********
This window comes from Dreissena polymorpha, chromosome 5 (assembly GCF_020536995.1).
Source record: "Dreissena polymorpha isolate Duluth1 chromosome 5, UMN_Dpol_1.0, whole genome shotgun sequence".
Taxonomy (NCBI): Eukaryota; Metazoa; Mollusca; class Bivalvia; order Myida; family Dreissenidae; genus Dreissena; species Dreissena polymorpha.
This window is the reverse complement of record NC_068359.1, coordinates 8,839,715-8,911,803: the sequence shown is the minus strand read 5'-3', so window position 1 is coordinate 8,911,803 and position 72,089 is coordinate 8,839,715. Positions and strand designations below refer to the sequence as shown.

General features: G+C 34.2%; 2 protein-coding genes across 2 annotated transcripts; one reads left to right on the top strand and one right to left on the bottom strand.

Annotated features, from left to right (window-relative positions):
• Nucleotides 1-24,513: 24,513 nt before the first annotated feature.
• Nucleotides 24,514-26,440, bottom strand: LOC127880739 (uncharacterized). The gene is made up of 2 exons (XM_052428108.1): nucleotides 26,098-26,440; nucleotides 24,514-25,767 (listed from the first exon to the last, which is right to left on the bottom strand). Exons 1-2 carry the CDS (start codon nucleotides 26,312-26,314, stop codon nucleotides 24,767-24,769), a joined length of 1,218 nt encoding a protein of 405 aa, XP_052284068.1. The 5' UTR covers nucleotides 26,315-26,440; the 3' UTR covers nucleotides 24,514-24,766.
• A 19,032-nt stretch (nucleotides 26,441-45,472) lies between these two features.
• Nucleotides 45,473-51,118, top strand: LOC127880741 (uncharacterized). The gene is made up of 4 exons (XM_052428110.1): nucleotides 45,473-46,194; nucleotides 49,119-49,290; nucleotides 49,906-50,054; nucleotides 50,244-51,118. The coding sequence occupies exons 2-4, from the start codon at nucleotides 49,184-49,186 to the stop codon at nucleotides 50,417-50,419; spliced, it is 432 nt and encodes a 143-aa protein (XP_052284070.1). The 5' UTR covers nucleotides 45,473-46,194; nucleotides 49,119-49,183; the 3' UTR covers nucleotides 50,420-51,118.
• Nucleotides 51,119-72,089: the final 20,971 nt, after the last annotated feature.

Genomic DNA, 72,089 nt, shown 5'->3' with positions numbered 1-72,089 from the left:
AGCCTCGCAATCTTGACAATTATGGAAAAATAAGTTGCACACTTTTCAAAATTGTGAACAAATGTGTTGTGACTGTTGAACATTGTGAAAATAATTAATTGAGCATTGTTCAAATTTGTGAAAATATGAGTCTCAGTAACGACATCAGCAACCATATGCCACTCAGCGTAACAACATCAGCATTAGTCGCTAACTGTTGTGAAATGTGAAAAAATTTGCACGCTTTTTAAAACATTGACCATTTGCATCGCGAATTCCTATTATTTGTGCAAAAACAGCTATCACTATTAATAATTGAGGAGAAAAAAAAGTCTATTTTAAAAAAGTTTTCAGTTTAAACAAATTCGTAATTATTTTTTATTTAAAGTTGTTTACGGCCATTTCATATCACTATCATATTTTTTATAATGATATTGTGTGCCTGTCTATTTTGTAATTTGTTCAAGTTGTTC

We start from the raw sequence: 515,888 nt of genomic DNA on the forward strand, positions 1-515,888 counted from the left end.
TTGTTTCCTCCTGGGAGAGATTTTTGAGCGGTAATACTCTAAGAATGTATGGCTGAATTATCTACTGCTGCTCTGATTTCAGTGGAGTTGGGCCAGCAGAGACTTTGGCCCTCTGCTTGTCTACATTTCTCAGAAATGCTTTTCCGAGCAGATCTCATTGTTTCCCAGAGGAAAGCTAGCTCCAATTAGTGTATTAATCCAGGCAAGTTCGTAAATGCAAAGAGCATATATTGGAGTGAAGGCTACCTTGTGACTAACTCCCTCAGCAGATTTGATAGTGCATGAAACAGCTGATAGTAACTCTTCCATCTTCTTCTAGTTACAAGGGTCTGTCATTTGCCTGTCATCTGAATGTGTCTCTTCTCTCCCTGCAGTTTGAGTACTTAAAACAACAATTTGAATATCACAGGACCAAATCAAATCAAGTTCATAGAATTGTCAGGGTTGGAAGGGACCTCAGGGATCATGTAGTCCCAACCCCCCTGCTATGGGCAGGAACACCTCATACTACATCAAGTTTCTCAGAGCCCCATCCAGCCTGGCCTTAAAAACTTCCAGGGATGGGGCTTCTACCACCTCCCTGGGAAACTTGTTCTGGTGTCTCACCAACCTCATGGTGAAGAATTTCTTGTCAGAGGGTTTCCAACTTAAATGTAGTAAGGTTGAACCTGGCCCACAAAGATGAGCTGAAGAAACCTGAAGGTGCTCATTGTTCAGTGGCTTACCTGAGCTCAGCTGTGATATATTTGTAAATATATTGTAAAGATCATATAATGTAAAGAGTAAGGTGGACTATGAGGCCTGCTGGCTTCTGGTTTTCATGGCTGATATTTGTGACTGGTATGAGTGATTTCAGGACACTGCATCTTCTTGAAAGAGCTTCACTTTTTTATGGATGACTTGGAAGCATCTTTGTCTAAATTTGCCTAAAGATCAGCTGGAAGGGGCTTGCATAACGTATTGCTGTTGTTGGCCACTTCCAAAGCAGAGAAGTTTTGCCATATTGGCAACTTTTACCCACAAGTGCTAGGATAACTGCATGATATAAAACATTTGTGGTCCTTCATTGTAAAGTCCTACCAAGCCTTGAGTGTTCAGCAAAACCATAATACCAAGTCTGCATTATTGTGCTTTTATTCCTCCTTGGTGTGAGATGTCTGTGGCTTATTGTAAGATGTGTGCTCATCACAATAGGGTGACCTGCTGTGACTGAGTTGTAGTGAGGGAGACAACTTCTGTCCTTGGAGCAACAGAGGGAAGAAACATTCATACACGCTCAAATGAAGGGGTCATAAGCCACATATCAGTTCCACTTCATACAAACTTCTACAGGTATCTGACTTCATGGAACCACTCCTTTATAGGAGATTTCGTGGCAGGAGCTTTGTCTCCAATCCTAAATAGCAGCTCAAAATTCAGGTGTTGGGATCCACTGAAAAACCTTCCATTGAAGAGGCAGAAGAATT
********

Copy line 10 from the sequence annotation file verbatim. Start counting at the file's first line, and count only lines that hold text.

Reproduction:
• Nucleotides 45,473-51,118, top strand: LOC127880741 (uncharacterized). The gene is made up of 4 exons (XM_052428110.1): nucleotides 45,473-46,194; nucleotides 49,119-49,290; nucleotides 49,906-50,054; nucleotides 50,244-51,118. The coding sequence occupies exons 2-4, from the start codon at nucleotides 49,184-49,186 to the stop codon at nucleotides 50,417-50,419; spliced, it is 432 nt and encodes a 143-aa protein (XP_052284070.1). The 5' UTR covers nucleotides 45,473-46,194; nucleotides 49,119-49,183; the 3' UTR covers nucleotides 50,420-51,118.